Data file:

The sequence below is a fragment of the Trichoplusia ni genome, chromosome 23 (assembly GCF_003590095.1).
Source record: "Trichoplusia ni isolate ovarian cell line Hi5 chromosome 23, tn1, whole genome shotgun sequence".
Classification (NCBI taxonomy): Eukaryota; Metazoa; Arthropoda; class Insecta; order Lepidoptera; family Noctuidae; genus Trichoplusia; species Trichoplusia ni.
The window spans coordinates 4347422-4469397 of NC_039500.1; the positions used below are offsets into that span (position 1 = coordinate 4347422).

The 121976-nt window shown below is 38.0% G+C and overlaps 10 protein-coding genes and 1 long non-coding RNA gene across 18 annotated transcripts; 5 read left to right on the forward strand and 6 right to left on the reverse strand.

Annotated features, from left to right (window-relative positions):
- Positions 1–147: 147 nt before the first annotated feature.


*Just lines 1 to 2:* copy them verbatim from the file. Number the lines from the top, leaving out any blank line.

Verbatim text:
The sequence below is a fragment of the Trichoplusia ni genome, chromosome 23 (assembly GCF_003590095.1).
Source record: "Trichoplusia ni isolate ovarian cell line Hi5 chromosome 23, tn1, whole genome shotgun sequence".